Molecular cytogenetics and cellular oncology
Molecular characterization of the genome is of interest both for constitutional and cancer genetic studies. Conventional approaches such as karyotyping, breakpoint mapping or comparative genomic hybridization have their inherent limitation in terms of resolution, throughput or suitability to retrospective studies.
In this regards, genome-wide screening tools with increased specificity and/or resolution such as multicolor FISH based karyotyping, or array chip based comparative genomic hybridization could partly overcome these limitations.
The application of these molecular karyotyping tools could, for example, identify the existence of small unbalanced translocation with no characteristic changes in the banding pattern. The use of the multicolor fluorescence in situ hybridisation based karyotyping tool (dubbed as COBRA-FISH) could readily indentify the involved chromosomes.
COBRA-FISH karyotype overview of a case with a unbalanced translocation t(6;13).
Scan image of a hybridized chip containing triplicated spots of ~3500 larger genomic insert clones covering the whole genome with an average 1 Mb spatial resolution.
However, the COBRA_FISH approach has inferior resolution when there is a need for the precise determination of the involved breakpoints beyond banding level. The use of array-comparative genomic hybridization (array-CGH) will facilitate both the identification of gains and losses of genomic material with direct information regarding the borders of the breakpoint determined by the resolution of the platform used. In cytogenetic investigation of solid tumors the number of chromosomal aberration might increase and therefore the combined use of the two molecular karyotyping tools are perfectly complementary to each other.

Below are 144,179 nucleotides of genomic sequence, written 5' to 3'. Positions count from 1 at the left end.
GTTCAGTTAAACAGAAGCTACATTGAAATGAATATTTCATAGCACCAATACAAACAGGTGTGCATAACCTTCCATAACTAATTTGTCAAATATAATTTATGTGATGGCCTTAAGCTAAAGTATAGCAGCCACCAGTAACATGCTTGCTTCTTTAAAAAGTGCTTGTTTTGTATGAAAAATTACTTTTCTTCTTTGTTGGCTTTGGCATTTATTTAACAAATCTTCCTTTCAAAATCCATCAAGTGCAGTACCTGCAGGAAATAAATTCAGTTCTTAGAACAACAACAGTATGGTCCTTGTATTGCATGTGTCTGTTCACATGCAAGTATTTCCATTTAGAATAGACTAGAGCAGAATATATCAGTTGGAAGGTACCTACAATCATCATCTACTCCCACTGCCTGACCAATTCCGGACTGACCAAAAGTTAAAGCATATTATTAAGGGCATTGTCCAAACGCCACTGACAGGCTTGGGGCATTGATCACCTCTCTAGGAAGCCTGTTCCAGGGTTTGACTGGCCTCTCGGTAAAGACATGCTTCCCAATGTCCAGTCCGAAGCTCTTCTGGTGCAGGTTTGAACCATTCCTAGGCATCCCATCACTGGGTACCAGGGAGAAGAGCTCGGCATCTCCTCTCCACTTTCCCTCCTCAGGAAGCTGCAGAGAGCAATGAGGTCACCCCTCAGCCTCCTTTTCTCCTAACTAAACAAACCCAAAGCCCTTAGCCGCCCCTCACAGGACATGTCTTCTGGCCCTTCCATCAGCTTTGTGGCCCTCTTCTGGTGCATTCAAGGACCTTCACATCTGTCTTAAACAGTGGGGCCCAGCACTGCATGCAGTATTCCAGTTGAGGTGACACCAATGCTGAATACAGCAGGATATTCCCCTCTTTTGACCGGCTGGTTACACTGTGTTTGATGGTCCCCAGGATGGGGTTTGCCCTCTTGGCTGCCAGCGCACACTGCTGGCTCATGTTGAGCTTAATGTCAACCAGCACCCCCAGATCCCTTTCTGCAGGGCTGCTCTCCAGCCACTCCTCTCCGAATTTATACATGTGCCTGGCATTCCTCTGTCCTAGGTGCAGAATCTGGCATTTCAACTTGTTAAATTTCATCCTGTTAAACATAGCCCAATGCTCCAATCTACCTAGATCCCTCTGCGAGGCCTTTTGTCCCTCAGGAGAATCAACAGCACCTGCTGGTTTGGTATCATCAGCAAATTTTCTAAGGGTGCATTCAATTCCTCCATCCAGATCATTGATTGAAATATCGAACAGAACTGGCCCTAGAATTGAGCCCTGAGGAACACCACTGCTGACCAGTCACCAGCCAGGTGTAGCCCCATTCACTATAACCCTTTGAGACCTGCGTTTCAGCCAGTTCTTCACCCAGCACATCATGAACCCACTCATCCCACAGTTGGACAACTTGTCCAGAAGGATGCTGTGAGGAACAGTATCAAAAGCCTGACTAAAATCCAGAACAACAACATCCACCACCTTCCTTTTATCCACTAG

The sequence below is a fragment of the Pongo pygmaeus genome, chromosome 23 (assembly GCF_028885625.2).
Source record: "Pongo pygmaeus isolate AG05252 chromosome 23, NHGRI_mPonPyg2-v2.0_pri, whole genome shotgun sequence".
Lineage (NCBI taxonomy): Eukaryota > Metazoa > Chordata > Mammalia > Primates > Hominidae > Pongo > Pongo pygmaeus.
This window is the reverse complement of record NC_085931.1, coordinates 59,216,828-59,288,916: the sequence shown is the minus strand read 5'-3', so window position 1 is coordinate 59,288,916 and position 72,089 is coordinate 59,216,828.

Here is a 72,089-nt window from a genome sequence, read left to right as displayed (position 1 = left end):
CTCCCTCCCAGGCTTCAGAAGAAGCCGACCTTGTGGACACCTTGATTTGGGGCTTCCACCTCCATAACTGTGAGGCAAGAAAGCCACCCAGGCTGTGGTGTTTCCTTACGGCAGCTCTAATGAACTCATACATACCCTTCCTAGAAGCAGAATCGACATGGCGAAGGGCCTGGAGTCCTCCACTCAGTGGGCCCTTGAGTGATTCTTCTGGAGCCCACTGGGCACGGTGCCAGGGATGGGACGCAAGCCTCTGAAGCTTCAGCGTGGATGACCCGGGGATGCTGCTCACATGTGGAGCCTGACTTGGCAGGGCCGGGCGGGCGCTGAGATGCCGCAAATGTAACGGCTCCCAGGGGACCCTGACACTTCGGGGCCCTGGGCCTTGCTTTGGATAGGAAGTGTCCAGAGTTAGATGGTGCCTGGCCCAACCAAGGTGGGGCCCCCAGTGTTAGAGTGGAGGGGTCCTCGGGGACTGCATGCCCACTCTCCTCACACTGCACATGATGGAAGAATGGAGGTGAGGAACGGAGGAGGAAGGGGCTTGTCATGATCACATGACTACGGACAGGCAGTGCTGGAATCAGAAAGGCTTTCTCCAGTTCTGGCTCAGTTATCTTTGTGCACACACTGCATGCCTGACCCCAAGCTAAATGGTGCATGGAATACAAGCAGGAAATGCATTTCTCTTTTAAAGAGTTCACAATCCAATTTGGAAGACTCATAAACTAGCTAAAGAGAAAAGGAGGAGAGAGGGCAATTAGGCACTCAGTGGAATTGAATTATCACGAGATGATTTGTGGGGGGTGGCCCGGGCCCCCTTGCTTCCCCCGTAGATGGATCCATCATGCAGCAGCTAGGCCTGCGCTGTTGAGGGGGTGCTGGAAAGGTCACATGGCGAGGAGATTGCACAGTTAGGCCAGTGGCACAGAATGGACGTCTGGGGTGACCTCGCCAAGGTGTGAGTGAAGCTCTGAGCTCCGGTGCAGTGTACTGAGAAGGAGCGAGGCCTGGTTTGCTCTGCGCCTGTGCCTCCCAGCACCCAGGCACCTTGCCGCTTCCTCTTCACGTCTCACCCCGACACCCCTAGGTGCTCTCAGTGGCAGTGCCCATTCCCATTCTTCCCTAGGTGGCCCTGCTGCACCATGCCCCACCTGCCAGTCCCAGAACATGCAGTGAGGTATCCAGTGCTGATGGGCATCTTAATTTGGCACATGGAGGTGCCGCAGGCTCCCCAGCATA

Detail of an array-CGH scan profile from tumor sample.
Array-CGH results of a well differentiated liposarcoma case using the Circular Viewer option from CGHAnalyzer software package. (Greshock et al Genome Res, 2004, Jan) Single copy gain: green, >2 copy gain: yellow, loss: red and non-altered regions: blue. Note the highly amplified regions (in yellow) on chromosome 1 and 12.
COBRA-FISH result of well-differentiated liposarcoma case shown in figure 7. The characteristic ring chromosome containing amplified region of chromosome 1 and 12 is indicated by the arrow.
G-banding image of case with a ring chromosome 14 (right).
Array-CGH result; log2 ratio profile of large genomic insert clones ordered by genomic position of the ring chromosome 14 case. Next to the expected terminal a deletion an unexpected duplication was observed.
Confirmatory FISH data using BAC clones flanking the duplicated area (red and green) identified an inverted duplication.
The use of these molecular karyotyping tools require advanced technological support and constant improvement when applied to new, technologically challenging applications (microdisection, single cell profiling, multiparameter analysis).